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The main goal of Care-Peat is to set up and demonstrate innovative technologies for new restoration and carbon measurement techniques and to involve local and regional stakeholders.

As part of the project, nature protection organisations, together with local landowners, restore peatlands at seven pilot sites ranging from 1 to 250 hectares, and demonstrate the associated carbon savings. For each pilot site different restoration techniques are used – from manual management to growing additional peat moss. Throughout the project the organisations are supported by the knowledge institutes that work together to develop and test new equipment, methods and models to predict carbon flows (e.g. by the use of drones and satellites to guide restoration and provide input into carbon models). Care-Peat also works with innovative companies in the field of restoration and develops partnerships with local and regional stakeholders to increase the impact of pilots and maximise socio-economic benefits.

The outputs of Care-Peat include the publication of a management and decision support tool and a set of socio-economic models concerning the best options for peatland restoration in regard to carbon storage. These outputs should enable the transfer of results and replication by users across North-West Europe.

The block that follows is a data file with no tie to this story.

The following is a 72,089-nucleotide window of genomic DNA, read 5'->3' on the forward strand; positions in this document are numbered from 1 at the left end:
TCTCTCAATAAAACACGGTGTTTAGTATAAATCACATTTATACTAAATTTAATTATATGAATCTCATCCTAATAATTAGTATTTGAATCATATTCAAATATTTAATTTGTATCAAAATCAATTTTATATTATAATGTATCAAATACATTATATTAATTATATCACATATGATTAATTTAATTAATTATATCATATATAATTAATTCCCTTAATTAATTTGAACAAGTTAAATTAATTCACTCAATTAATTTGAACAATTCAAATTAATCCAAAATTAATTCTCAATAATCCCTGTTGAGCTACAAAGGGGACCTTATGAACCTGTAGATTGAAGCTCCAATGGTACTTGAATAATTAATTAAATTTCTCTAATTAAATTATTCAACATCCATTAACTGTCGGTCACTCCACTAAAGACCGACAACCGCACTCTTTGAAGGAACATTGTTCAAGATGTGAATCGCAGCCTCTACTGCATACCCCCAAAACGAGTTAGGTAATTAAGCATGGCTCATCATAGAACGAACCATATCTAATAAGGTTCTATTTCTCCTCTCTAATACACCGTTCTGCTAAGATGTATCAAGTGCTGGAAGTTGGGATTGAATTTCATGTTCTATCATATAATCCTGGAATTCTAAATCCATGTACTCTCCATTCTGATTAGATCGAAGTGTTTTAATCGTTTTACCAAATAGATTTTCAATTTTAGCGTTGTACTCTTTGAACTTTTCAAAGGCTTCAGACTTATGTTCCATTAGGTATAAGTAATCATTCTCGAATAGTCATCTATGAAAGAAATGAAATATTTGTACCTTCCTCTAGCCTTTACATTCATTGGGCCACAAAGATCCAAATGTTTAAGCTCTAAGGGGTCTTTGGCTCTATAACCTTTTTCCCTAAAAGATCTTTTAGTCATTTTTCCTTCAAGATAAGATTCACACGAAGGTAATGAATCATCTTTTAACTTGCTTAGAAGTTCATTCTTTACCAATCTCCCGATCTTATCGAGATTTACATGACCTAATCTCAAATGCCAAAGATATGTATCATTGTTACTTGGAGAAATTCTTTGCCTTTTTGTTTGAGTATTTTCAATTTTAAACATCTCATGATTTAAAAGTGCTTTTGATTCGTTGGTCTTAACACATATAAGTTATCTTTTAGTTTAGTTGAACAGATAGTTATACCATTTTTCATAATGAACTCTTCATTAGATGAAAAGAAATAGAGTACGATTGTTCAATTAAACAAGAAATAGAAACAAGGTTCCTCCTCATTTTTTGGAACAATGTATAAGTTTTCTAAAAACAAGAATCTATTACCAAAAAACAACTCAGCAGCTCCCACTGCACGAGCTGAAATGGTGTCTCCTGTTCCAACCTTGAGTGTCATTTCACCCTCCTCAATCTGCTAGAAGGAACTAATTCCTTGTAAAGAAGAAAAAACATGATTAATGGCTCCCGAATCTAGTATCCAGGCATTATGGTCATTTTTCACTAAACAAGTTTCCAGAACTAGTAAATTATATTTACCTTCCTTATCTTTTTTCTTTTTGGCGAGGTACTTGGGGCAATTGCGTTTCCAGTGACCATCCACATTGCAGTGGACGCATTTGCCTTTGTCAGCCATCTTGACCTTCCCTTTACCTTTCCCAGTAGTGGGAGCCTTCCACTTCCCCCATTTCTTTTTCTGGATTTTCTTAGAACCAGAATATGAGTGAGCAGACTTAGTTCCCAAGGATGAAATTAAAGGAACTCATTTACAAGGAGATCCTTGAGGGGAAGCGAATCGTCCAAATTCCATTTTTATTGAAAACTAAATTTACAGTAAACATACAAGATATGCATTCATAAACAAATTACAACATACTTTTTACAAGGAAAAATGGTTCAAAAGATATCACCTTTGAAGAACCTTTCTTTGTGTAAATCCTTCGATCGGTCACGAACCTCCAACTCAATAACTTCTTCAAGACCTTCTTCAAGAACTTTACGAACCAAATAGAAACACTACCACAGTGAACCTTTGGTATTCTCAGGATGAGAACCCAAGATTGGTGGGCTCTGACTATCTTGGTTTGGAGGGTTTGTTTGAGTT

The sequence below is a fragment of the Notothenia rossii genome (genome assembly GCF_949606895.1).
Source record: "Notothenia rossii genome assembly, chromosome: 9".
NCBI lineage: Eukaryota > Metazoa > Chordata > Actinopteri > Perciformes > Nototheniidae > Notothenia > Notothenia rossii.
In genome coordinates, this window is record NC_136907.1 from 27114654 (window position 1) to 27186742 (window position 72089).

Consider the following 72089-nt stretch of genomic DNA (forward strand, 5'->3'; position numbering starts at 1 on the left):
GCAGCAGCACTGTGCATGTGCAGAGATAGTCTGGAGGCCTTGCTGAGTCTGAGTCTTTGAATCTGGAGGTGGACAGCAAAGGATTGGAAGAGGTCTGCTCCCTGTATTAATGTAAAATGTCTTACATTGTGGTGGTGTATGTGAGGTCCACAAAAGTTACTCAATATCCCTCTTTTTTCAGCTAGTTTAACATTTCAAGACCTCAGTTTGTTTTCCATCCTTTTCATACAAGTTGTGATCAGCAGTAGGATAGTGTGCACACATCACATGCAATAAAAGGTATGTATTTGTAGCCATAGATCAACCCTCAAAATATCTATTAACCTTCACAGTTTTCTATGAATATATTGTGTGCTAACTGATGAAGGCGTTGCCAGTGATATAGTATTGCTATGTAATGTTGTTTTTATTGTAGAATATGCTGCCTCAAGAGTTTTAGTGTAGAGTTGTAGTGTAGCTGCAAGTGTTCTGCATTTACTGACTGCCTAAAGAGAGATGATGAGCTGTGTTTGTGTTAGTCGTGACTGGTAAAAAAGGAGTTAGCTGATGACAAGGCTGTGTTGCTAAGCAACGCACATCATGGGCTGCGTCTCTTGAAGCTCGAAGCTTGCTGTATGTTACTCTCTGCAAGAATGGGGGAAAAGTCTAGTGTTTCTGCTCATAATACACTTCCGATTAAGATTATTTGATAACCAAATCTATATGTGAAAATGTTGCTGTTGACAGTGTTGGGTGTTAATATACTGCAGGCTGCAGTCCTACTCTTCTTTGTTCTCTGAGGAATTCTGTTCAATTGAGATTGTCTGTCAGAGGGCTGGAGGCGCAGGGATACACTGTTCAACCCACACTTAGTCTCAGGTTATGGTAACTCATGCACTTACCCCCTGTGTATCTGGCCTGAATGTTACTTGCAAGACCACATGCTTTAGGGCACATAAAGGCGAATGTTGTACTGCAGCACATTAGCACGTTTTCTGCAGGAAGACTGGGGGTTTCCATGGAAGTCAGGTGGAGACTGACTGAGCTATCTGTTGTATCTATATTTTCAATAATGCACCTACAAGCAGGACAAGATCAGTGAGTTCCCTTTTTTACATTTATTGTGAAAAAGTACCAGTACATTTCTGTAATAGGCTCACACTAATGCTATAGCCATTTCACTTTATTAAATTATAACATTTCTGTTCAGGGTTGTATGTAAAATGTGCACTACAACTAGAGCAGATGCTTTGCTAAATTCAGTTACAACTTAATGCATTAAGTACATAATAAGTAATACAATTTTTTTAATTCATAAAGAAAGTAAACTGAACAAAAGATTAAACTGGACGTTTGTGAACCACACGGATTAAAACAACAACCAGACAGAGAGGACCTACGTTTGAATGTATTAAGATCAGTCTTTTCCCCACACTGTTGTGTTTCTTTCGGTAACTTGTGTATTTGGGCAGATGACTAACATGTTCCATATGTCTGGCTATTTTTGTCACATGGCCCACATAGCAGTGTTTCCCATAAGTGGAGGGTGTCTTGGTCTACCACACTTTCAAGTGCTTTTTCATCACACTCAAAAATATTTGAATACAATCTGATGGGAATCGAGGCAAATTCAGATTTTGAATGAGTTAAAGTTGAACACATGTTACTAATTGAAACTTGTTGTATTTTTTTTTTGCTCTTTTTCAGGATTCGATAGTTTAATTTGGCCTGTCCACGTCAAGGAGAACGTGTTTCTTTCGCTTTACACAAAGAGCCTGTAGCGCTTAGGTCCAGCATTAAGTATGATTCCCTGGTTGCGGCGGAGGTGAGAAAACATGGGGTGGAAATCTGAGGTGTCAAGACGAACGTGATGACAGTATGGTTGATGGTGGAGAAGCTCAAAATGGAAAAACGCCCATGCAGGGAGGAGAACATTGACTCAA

As part of a 2021 extension of the project, a unified methodology for assessing GHG emissions from peatlands, applicable across different peatland types and regions in North-West Europe, is being developed to increase the impact of the decision support tool. Farmers and farmer organisations are also included as a new main target group through direct engagement and incorporating best practices for carbon savings on farmland.

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Types of carbon farming measures

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The outputs of the project include the development of a GHG-predictive decision support tool for the restoration of peatlands.

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